President Trump did not do what any of his predecessors almost certainly would have done: apologize for words that failed to bring comfort to a grieving Army widow.
NEWS ANALYSIS

Political Guardrails Gone, a President’s Somber Duty Skids Into Spectacle

By MICHAEL D. SHEAR

The weeklong feud between President Trump and a Democratic congresswoman after a soldier’s death might never have happened had either side followed convention.

The Narragansett Bay Estuary Program is funded through the E.P.A.’s approximately $26 million National Estuary Program.

E.P.A. Cancels Talk on Climate Change by Agency Scientists

By LISA FRIEDMAN

Organizers of a Monday conference on the Narragansett Bay were told three E.P.A. scientists would not be allowed to present their work.

Displaced men suspected of being members of the Islamic State were searched and washed recently at a security screening center near Kirkuk, Iraq.

ISIS Fighters Are Not Flooding Back Home to Wreak Havoc as Feared

By ERIC SCHMITT

Several factors contributed: The American-led campaign in Iraq and Syria focused on preventing militants from leaving, and many fought to the death.

Stephen K. Bannon at a fund-raiser for Kelli Ward, a Republican Senate candidate, in Arizona last week.
WHITE HOUSE MEMO

Steve Bannon Vows ‘War’ on His Own Party. It Didn’t Work So Well for F.D.R.

By PETER BAKER

In 1938, Franklin Roosevelt’s bid to purge Democrats who opposed him backfired. Are there lessons as Mr. Bannon takes on dissident Republicans?

Right and Left: Partisan Writing You Shouldn’t Miss
Read about how the other side thinks. We have collected political writing from around the web and across ideologies.
From the Right
Jena Greene in The Smokeroom:
“The fact that Trump is even attempting to call every new Gold Star family is itself honorable. It’s one of the toughest things a president can do.”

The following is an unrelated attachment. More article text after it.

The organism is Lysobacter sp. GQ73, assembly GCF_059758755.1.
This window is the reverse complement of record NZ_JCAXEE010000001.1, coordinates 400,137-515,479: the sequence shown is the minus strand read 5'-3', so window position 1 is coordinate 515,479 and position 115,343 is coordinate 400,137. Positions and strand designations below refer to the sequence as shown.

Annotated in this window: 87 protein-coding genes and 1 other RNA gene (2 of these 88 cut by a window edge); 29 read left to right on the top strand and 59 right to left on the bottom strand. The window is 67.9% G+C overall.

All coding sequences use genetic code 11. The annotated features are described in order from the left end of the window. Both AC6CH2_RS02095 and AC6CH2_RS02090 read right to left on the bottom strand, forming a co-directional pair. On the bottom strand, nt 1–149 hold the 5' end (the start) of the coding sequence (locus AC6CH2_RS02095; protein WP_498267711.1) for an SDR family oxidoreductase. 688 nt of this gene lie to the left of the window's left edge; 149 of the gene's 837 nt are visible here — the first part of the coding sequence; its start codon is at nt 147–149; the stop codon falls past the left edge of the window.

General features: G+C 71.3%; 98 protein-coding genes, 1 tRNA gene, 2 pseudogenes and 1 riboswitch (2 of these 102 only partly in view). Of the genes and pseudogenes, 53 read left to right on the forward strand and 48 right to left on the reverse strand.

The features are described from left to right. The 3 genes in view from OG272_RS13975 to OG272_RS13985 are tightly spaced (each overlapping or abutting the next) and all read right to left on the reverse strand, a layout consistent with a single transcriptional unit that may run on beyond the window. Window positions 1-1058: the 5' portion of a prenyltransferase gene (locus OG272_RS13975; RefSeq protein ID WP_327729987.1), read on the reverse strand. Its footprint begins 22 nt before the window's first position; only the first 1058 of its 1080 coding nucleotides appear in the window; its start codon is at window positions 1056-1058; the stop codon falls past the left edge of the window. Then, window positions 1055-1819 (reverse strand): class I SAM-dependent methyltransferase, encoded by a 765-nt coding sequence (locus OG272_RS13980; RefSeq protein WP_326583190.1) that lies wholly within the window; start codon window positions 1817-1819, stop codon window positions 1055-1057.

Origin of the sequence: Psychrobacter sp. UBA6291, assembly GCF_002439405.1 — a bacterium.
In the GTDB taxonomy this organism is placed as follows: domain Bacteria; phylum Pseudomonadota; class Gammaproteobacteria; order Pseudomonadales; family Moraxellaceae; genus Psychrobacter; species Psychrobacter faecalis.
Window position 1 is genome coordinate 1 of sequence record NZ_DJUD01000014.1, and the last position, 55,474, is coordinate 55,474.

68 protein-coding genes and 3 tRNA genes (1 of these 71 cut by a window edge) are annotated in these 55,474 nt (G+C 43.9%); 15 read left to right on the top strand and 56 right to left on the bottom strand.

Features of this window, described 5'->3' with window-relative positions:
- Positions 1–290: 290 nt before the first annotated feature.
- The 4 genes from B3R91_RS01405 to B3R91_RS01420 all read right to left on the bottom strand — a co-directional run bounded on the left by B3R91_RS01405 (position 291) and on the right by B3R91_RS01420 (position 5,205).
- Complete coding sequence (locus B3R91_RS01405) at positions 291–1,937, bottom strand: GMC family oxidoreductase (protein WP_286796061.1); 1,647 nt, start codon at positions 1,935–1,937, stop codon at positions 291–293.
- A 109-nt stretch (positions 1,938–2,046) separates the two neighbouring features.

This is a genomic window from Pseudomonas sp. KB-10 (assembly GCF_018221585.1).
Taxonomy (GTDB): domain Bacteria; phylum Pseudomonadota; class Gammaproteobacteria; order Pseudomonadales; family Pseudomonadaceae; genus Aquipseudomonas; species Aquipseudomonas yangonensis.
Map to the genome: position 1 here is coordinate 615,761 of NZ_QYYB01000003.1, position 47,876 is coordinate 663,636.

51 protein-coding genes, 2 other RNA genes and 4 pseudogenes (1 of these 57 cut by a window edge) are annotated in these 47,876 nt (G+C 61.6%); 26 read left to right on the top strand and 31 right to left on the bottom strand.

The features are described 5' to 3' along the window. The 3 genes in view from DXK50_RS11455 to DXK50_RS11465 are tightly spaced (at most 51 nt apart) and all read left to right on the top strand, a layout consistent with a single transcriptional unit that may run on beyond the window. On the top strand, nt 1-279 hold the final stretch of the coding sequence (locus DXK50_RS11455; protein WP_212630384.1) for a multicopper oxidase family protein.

Ms. Greene writes about presidential outreach to the families of fallen soldiers from personal experience. In 2004, her father, a Marine Corps helicopter pilot, was shot down in Iraq. She explains how she received a letter from President George W. Bush but “we didn’t get a phone call from the president, and we didn’t expect to.” It’s not protocol for presidents to reach out to families directly, unless the death is high profile. “Bickering over this kind of protocol,” she warns, “rarely ends well.” Read more »
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From the Left
Ameer Hasan Loggins in The Guardian:
“I fully empathize with the family of Sergeant La David Johnson. […] Sadly, the lack of respect given to them is not an American aberration. It is a part of this country’s ugly history regarding black people and the military.”
When Mr. Loggins heard reports of what Mr. Trump had said to Sergeant Johnson’s family, he recognized it as the latest in a long string of moments black veterans were shown disrespect. Mr. Loggins points out that black troops have disproportionally experienced military punishment — up to, and including, the death penalty. Read more »
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More selections »